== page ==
Showing items filed under “A: The Narthex: coming to faith, natural knowledge of God”

The Way of Beauty

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Let us start with the idea of uselessness.  Think of the things that are, strictly speaking, useless, and yet of great importance in your life.  Having a leisurely dinner with friends, looking at a sunset or a painting, celebrating the victory of your team:  these are not means to an end, but rather moments to be enjoyed. Now, one might respond that they could prove useful: that friend might become a client, that painting might be bought as an asset, and winning might lower one’s blood pressure! But these are beside the point: the activities themselves are useless, and as such we sense that they tell us something about who we really are.  Of course, the One who is “worthwhile” in and of Himself is God, whom, St. Augustine said, is only to be enjoyed and never used. (Using God goes under such names as “idolatry” and “works righteousness,” about which we will have more to say later). 

Sometimes people say that their form of worship is standing on a mountain top watching a sunset.  There is something true in this, for worship does involve the beautiful -- as well as the good and the true, which together are called in philosophy the “transcendentals”. Beauty implies coherence and perfection; it makes the object stand out, to shine.  All these can in some partial way point us on to the One who is “beautiful in holiness,” who stands out in such brightness as to make creation tremble (Isaiah6).  In other words, the experience of beauty suggests worship to our hearts, not least because for a moment we forget ourselves. Who would be the One before whom we fully forget ourselves and to whom we completely offer ourselves?  It is no accident that Revelation4-5 and 21 offer beautiful pictures of our eternal and worshipful destiny with God that are replete with light and song. That mountain sunset is important, but it is just the beginning… .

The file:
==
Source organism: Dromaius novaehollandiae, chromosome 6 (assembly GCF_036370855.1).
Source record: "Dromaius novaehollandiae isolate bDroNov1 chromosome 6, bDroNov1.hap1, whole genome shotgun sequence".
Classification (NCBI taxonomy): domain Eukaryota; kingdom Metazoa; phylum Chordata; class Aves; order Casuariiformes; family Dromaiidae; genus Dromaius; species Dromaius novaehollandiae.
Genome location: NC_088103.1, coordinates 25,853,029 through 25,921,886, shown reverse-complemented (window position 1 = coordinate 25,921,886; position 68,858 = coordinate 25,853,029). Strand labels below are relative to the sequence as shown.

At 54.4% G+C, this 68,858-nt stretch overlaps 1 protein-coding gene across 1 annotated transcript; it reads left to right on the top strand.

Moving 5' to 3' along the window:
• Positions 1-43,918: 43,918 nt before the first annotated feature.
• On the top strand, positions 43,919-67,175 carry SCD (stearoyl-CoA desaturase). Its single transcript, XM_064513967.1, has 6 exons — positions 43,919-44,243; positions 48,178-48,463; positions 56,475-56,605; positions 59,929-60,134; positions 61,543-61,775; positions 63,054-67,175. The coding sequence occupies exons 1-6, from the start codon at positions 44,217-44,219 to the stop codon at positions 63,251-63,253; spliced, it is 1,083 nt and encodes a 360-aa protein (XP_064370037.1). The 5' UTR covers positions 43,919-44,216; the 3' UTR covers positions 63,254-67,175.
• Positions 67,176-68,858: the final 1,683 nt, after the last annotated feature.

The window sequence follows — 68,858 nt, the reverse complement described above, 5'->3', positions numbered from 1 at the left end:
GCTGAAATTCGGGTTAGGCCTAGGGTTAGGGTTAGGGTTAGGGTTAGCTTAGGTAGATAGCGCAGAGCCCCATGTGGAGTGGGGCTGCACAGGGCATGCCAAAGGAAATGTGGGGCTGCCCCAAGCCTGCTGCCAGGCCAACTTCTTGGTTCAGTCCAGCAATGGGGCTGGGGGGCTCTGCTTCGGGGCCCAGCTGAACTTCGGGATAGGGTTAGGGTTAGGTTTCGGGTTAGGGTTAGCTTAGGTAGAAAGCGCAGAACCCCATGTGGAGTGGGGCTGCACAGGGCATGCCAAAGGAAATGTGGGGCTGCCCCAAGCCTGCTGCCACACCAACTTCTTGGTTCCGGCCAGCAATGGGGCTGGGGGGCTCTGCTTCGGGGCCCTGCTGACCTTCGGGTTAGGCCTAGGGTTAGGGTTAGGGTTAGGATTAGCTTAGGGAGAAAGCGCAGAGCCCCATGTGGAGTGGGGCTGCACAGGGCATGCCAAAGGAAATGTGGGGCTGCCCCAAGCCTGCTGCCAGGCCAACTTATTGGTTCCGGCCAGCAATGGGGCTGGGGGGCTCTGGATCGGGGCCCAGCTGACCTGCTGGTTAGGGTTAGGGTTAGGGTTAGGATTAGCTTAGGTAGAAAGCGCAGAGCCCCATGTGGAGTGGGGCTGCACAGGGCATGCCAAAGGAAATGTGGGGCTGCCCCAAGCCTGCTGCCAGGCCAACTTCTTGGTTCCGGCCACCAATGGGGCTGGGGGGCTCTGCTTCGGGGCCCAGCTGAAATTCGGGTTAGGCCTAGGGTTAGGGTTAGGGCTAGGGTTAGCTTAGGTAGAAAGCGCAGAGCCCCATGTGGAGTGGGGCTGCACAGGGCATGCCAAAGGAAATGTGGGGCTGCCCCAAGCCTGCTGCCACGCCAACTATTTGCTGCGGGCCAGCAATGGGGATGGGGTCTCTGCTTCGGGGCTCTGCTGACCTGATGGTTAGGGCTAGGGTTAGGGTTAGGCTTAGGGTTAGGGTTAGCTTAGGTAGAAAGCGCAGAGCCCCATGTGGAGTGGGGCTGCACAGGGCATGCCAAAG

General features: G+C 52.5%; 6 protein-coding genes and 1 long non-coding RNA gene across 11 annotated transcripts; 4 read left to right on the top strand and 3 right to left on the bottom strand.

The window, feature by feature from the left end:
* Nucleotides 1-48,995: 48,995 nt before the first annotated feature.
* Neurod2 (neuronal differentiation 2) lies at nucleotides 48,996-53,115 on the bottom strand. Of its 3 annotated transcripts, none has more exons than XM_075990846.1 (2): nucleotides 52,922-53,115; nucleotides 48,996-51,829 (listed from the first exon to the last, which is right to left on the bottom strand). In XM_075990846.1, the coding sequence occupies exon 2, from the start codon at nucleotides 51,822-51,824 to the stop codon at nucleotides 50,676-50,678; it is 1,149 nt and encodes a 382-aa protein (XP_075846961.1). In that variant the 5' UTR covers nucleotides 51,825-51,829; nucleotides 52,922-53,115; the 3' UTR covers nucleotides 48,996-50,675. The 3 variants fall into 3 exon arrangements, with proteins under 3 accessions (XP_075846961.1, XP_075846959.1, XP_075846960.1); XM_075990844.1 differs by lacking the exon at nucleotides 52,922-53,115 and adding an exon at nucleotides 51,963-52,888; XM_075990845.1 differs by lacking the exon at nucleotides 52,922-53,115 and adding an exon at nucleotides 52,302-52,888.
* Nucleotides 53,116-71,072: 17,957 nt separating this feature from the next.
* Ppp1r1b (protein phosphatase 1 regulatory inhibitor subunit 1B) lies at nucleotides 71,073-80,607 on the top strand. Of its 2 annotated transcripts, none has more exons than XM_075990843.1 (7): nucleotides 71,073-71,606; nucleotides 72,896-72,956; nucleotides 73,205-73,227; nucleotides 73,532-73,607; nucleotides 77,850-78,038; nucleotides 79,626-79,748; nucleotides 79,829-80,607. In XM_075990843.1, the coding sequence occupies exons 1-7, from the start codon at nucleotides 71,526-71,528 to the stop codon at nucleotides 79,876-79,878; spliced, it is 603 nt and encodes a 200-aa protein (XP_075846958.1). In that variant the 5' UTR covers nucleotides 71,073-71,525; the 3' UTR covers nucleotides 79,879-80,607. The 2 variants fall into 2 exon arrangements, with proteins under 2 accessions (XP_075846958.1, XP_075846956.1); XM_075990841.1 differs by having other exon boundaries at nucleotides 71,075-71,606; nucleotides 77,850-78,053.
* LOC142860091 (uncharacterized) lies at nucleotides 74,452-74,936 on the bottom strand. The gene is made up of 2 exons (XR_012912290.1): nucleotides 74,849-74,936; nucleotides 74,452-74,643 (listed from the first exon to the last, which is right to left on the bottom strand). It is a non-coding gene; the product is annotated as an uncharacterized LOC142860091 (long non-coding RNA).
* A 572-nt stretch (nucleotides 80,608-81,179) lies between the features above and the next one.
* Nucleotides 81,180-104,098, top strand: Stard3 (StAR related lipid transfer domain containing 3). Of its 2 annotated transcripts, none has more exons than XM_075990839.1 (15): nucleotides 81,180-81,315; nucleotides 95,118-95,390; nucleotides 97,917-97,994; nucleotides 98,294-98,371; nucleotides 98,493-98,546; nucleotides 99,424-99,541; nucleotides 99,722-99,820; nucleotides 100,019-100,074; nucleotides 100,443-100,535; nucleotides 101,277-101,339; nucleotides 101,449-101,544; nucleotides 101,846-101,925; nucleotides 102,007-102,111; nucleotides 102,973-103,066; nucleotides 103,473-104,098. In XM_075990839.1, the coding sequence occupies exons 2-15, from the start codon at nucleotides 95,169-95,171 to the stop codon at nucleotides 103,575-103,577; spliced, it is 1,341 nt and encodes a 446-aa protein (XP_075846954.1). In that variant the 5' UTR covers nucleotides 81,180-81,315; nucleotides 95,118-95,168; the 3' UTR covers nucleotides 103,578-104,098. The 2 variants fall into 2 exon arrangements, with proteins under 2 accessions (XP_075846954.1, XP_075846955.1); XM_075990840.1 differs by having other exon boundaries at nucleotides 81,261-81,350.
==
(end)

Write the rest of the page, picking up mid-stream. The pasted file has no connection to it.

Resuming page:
John Paul II, Letter to Artists

Every genuine artistic intuition goes beyond what the senses perceive and, reaching beneath reality's surface, strives to interpret its hidden mystery. The intuition itself springs from the depths of the human soul, where the desire to give meaning to one's own life is joined by the fleeting vision of beauty and of the mysterious unity of things. All artists experience the unbridgeable gap which lies between the work of their hands, however successful it may be, and the dazzling perfection of the beauty glimpsed in the ardour of the creative moment: what they manage to express in their painting, their sculpting, their creating is no more than a glimmer of the splendor which flared for a moment before the eyes of their spirit.

Believers find nothing strange in this: they know that they have had a momentary glimpse of the abyss of light which has its original wellspring in God. Is it in any way surprising that this leaves the spirit overwhelmed as it were, so that it can only stammer in reply? True artists above all are ready to acknowledge their limits and to make their own the words of the Apostle Paul, according to whom “God does not dwell in shrines made by human hands” so that “we ought not to think that the Deity is like gold or silver or stone, a representation by human art and imagination” (Acts 17:24, 29). If the intimate reality of things is always “beyond” the powers of human perception, how much more so is God in the depths of his unfathomable mystery!

Metropolitan Kallistos Ware

All God made is good; that the whole world is a sacrament of divine presence. Through material things we can worship God and learn about Him. Heaven and earth are full of Thy glory!